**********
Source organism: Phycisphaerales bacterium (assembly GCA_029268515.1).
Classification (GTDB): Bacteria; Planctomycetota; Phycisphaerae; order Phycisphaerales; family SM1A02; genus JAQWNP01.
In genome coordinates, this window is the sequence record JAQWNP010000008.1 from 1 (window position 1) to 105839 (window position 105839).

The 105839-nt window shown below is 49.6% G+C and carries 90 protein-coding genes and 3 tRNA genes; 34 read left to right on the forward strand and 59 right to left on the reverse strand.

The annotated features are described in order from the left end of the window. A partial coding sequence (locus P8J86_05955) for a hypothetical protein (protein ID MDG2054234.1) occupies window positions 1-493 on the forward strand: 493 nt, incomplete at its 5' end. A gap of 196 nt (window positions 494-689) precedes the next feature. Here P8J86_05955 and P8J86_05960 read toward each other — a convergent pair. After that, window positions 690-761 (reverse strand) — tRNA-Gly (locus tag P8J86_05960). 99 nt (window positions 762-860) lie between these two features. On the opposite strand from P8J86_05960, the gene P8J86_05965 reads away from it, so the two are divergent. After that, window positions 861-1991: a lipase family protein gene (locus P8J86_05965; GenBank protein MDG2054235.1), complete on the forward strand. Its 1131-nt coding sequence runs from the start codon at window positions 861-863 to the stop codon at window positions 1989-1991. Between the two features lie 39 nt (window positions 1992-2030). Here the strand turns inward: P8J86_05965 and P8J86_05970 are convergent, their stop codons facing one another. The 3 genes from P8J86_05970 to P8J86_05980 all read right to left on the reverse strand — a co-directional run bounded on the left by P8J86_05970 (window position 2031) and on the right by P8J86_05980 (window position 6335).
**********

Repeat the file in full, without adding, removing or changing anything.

Source organism: Phycisphaerales bacterium (assembly GCA_029268515.1).
Classification (GTDB): Bacteria; Planctomycetota; Phycisphaerae; order Phycisphaerales; family SM1A02; genus JAQWNP01.
In genome coordinates, this window is the sequence record JAQWNP010000008.1 from 1 (window position 1) to 105839 (window position 105839).

The 105839-nt window shown below is 49.6% G+C and carries 90 protein-coding genes and 3 tRNA genes; 34 read left to right on the forward strand and 59 right to left on the reverse strand.

The annotated features are described in order from the left end of the window. A partial coding sequence (locus P8J86_05955) for a hypothetical protein (protein ID MDG2054234.1) occupies window positions 1-493 on the forward strand: 493 nt, incomplete at its 5' end. A gap of 196 nt (window positions 494-689) precedes the next feature. Here P8J86_05955 and P8J86_05960 read toward each other — a convergent pair. After that, window positions 690-761 (reverse strand) — tRNA-Gly (locus tag P8J86_05960). 99 nt (window positions 762-860) lie between these two features. On the opposite strand from P8J86_05960, the gene P8J86_05965 reads away from it, so the two are divergent. After that, window positions 861-1991: a lipase family protein gene (locus P8J86_05965; GenBank protein MDG2054235.1), complete on the forward strand. Its 1131-nt coding sequence runs from the start codon at window positions 861-863 to the stop codon at window positions 1989-1991. Between the two features lie 39 nt (window positions 1992-2030). Here the strand turns inward: P8J86_05965 and P8J86_05970 are convergent, their stop codons facing one another. The 3 genes from P8J86_05970 to P8J86_05980 all read right to left on the reverse strand — a co-directional run bounded on the left by P8J86_05970 (window position 2031) and on the right by P8J86_05980 (window position 6335).